Arguably, there hasn’t been a better time to look at how well teams can perform under pressure…COVID19, months of lockdown, hundreds of virtual Teams meetings, embracing new technologies…the list goes on. Whatever rhetoric you choose to apply, we have certainly learnt lots over the past month about the stresses and strains inflicted on businesses and teams, forcing them to adapt and dance to a new rhythm.
But what predictions and conclusions can we make by examining what a team looks like in terms of Facet5?
Over the past months, we have had many requests about how to apply TeamScape in a virtual setting. My response is that there has never been a better time to do it!
Facet5’s TeamScape report can start some great discussions. Let’s take a look at two of the ways in which it presents information about a team’s collective profiles.
1: The Team Overlay
Looking at how a team’s four factor profiles look when combined can provoke some great questions.
Take the example below:
By examining clustering of scores, distribution and gaps, as well as outliers and opposites, we can quickly get a feel for what this team might look like in the situations such as those which have been thrown at us over these past months.
Here are some observations and questions we could ask:
WILL: clustered exclusively towards the higher end of the scale (>5.5); who makes the decisions in this team? How does it deal with differing views and decide its direction?
ENERGY: one cluster mid-high and another quite low (<2.5); how does the team move forward together as a unit? How does it ensure the lower Energy scorers are brought into new ways of working?
AFFECTION: clustered entirely below 5; what does the team do to accommodate each others’ needs? How does it capitalise on the range of possibilities and opportunities?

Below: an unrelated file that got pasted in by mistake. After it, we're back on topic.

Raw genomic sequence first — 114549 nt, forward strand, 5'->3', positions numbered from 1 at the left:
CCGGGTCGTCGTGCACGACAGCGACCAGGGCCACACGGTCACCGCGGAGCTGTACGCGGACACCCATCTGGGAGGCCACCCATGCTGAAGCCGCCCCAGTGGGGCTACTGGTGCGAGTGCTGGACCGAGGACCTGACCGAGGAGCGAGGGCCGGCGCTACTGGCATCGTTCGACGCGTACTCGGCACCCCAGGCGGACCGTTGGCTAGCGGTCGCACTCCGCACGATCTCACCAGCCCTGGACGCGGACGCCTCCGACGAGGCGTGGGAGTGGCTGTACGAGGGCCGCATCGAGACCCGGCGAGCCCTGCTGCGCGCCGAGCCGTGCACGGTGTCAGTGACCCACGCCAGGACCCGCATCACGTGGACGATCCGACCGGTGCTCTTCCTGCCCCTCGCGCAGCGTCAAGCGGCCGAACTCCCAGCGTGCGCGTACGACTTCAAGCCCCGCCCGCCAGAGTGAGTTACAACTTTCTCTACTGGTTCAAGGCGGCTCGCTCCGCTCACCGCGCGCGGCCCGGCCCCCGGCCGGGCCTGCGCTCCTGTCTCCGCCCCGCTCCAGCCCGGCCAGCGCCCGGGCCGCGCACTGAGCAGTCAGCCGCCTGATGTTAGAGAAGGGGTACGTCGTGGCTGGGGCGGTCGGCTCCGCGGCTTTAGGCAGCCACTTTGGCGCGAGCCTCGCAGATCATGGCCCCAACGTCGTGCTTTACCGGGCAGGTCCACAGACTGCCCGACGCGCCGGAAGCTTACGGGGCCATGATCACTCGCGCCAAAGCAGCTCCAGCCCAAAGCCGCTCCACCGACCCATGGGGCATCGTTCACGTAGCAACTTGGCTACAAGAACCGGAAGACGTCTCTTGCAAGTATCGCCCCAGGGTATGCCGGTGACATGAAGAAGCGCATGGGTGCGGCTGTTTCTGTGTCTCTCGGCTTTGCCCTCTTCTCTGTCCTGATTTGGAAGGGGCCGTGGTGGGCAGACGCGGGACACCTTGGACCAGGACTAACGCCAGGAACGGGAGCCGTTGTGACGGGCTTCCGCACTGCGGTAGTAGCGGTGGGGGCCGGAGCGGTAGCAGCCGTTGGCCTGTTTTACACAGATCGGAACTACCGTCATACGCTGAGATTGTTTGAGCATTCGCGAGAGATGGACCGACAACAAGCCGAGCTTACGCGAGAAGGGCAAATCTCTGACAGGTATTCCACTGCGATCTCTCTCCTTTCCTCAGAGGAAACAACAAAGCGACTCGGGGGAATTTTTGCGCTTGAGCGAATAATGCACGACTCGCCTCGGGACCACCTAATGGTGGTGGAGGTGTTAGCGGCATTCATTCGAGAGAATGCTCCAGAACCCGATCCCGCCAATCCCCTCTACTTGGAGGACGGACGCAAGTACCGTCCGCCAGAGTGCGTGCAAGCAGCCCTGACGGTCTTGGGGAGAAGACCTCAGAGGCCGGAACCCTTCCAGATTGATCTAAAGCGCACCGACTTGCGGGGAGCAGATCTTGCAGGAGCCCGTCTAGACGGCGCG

CONTROL: evenly distributed but without any extremes (<3 or >8); how does the team balance its need for structure and respect for tried and tested ways, whilst working with the need to reconsider how things are done for the future?
EMOTIONALITY: not listed in this diagram; although not included in the team overlay, it is worth considering the team’s Emotionality scores, and how they might affect team dynamics. For instance, those with middle range scores might find that their Emotionality shows up on some occasions, and not others.
2: The Team Snapshot and Work Cycle
The need to transform means the need for ideas and new approaches. How well teams work together to address challenges and then how they take this forward can be examined well by looking at how well the four stages of the Work Cycle are represented across the different profiles.
Remember (because we get asked this a lot) that the Work Cycle begins with the generation of an idea, solution or approach and works from there in a clockwise direction.
So, same team as before, let’s look at the following diagram:
Having many of its members clustered in the top quadrant indicates a dominance of high Will and overall lower Affection. This is a group of decisive, assertive and highly pragmatic individuals. The tendency to want to drive things forward singularly creates a risk in this team that the exploration and discussion of opportunities may not happen. The team is going to be strong on decision making but may find it lacks a range of options.
Are alarm bells ringing? They might be! Where are the ideas coming from in this team? A team with higher levels of Affection overall will probably not only spend more time exploring opportunities, but also give each other the space and respect of hearing everyone’s viewpoints.
As a third observation, this team may have to focus hard to get things moving once it knows what it wants to do; with no profiles sitting obviously within the Implementation quadrant this may prove difficult and could be left to one or two members who are able to be more flexible. There may be a tendency to get stuck in reflection and thinking things through rather than getting on.
IMPORTANT: we are all able to demonstrate a range of behaviours. By raising risks as well as strengths, it can focus a team’s priorities so as not to overlook important aspects of individuals’ profiles. To explore this, it is a good idea to look at the ‘Individual’s Contribution to the Work Cycle’ page of the TeamScape report.
So, overall we can see that examining the combinations of factor scores within a team uncovers clues as to how a team might be ready to perform in times of change.
How ready are you and your teams to transform?